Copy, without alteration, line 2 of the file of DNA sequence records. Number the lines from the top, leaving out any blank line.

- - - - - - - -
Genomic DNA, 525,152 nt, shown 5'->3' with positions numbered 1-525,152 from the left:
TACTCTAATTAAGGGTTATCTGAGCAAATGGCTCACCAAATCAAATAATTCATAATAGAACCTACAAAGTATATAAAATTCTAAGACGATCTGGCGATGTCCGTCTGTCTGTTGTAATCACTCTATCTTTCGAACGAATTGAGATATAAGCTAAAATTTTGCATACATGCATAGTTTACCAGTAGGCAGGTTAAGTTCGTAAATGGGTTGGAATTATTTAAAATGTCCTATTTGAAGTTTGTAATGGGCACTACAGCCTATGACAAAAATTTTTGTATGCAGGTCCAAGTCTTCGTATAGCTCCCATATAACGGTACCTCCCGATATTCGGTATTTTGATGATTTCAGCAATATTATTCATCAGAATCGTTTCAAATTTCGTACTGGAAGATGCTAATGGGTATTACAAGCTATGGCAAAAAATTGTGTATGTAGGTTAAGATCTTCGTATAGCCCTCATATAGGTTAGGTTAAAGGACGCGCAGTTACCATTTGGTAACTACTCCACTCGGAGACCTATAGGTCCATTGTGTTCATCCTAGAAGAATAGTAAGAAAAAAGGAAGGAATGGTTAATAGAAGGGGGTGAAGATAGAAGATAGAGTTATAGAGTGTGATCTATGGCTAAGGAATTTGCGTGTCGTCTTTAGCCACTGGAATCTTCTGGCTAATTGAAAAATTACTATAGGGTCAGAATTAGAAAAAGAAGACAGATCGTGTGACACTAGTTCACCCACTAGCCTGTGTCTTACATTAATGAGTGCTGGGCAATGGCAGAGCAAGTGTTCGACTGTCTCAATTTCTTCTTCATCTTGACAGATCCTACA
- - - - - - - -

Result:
TACTCTAATTAAGGGTTATCTGAGCAAATGGCTCACCAAATCAAATAATTCATAATAGAACCTACAAAGTATATAAAATTCTAAGACGATCTGGCGATGTCCGTCTGTCTGTTGTAATCACTCTATCTTTCGAACGAATTGAGATATAAGCTAAAATTTTGCATACATGCATAGTTTACCAGTAGGCAGGTTAAGTTCGTAAATGGGTTGGAATTATTTAAAATGTCCTATTTGAAGTTTGTAATGGGCACTACAGCCTATGACAAAAATTTTTGTATGCAGGTCCAAGTCTTCGTATAGCTCCCATATAACGGTACCTCCCGATATTCGGTATTTTGATGATTTCAGCAATATTATTCATCAGAATCGTTTCAAATTTCGTACTGGAAGATGCTAATGGGTATTACAAGCTATGGCAAAAAATTGTGTATGTAGGTTAAGATCTTCGTATAGCCCTCATATAGGTTAGGTTAAAGGACGCGCAGTTACCATTTGGTAACTACTCCACTCGGAGACCTATAGGTCCATTGTGTTCATCCTAGAAGAATAGTAAGAAAAAAGGAAGGAATGGTTAATAGAAGGGGGTGAAGATAGAAGATAGAGTTATAGAGTGTGATCTATGGCTAAGGAATTTGCGTGTCGTCTTTAGCCACTGGAATCTTCTGGCTAATTGAAAAATTACTATAGGGTCAGAATTAGAAAAAGAAGACAGATCGTGTGACACTAGTTCACCCACTAGCCTGTGTCTTACATTAATGAGTGCTGGGCAATGGCAGAGCAAGTGTTCGACTGTCTCAATTTCTTCTTCATCTTGACAGATCCTACA